Tomorrow, Monday, December 7 at 7pm Eastern Standard Virginia Tech professor and his World Regions class will be interviewing Burmese resistance leader,Aung Sun Sun Kyi, via Skype. Boyer managed to turn a YouTube video request into the interview.
I received a letter from a former student of his that tells the story very well and have decided to print this letter in entirety. I like the letter because it not only shows how his students value this but his students are using their social media knowledge to help their former professor and I want to help them and help him. We look forward to viewing the video and learning.
And thus, is great teaching in action. Great teachers are now syndicators (sp?) of content. Great teachers share. Great teachers teach us all.
A Letter About My Favorite Professor
from former student Jessy Irwin
I'm writing because I want to publicize the incredible work that one
of my favorite college professors is doing with social media in his
World Regions class at Virginia Tech. He is John Boyer, an instructor in the Department of Geography in the College of Natural Resources
and he's an exceptionally passionate educator who thrives on engaging
and communicating with his students through social media. For the third
time in a row, he has successfully managed to turn a YouTube video from
his super-sized class of 3,000 into a once-in-a-lifetime learning
opportunity for his students.
In the past, Professor Boyer has used viral YouTube tactics to lure the likes of Martin Sheen and Emilio Estevez to Virginia Tech to discuss their film "The Way", and he even convinced wine aficionado, social media guru and businessman Gary Vaynerchuk
to stop through Blacksburg while on a book tour during the Spring 2011
semester. Much of that happened with little fanfare or attention from
the university or the Blacksburg, VA community of which he is a member.
This time, though, Boyer has turned a World Regions professor's dream into reality-- he managed to turn a YouTube video request to Aung Sun Suu Kyi, leader of the resistance movement in Burma, into an hour long Skype interview with her and his class.
Having been recently been liberated from 30 years of house arrest
imposed on her by dictator Than Shwe, Suu Kyi recently met with US
Secretary of State Hillary Clinton and is regularly courted by foreign
media for interviews. That she could be convinced by the sheer
enthusiasm of 3,000 students half a world away from her is to take the
time for an interview is a poignant example of how social media and
technology can enhance and enrich student experience in ways never
before possible. Professor Boyer is working to open a live-feed of the
Skype interview for educators and interested parties, though the event
may also be live-streamed by various Asian media outlets
Professor Boyer isn't just active on YouTube-- he maintains a course website and a UStream channel through which he conducts weekly online office hours, he uses a Facebook page to announce course events to his class, and he uses his own Twitter account in addition to a backchannel Twitter hashtag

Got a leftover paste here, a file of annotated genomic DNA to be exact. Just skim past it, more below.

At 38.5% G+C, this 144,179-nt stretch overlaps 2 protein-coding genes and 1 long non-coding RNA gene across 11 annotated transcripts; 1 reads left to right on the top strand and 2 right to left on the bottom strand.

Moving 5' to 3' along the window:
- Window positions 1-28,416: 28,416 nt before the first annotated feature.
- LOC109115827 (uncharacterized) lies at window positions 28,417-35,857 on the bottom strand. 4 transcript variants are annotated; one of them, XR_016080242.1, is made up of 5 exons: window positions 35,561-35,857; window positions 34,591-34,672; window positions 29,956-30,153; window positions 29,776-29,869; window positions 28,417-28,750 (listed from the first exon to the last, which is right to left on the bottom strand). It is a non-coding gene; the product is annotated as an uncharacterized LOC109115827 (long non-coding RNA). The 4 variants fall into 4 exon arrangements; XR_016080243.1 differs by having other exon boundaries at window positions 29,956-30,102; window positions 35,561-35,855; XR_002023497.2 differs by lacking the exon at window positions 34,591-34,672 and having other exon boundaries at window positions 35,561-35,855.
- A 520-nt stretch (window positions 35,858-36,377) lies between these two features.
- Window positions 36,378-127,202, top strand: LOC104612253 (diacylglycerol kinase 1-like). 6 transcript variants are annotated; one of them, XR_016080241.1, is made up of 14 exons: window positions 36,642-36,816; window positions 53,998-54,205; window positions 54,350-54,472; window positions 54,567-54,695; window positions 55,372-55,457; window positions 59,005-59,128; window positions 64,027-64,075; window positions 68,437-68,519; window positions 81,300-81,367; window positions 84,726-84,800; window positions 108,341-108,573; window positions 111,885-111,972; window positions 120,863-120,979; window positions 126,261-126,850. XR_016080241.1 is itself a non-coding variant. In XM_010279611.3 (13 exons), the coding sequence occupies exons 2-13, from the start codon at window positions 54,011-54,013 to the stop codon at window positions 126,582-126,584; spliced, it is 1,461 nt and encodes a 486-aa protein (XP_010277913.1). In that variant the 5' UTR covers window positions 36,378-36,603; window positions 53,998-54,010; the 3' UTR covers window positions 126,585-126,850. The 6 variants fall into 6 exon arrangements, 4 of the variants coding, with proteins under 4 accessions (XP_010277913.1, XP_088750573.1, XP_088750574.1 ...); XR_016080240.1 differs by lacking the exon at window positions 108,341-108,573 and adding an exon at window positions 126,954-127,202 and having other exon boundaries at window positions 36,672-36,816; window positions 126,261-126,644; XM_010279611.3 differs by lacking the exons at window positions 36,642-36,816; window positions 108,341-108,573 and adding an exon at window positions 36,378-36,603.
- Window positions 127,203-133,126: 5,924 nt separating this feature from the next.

to communicate with his 3,000 students. His course material even
includes regular uploads of his podcasts as the Plaid Avenger, a Jon
Stewart-inspired, schwingy superhero who travels the world in pursuit of
international justice. Though this is a higher education example of
technology integration in the classroom, more teachers need to hear
about the work that he and other professors are doing with technology.
At one point in his career, students were barely showing up to his
class, which could be used to fulfill a university curriculum
requirement for graduation-- now, he begins each semester with huge wait
lists of students every semester who want to take his class as an
elective but for whom there isn't enough room.
I could go on and on and on about the work that Boyer and
his assistant Katie Pritchard do. His educational use of technology to
leave Virginia and pursue a career in social media + educational
technology in the Silicon Valley. While this story takes place within
the context of higher education, much can still be gleaned from how
social media and technology integration can enhance the efforts of an
effective, engaging educator and enrich a student's learning experience.
At a time when so many question the effectiveness of technology
adoption and whether it is making a difference in education, Professor
Boyer's provides a concrete example of technology's potential and
ability to positively change the classroom for the better. Alternately,
while higher education is usually outside of the realm of standardized
curriculum and assessments, this particular educational technology
success story serves also as an example of technology-facilitated
learning that may well be immeasurable within the confines of today's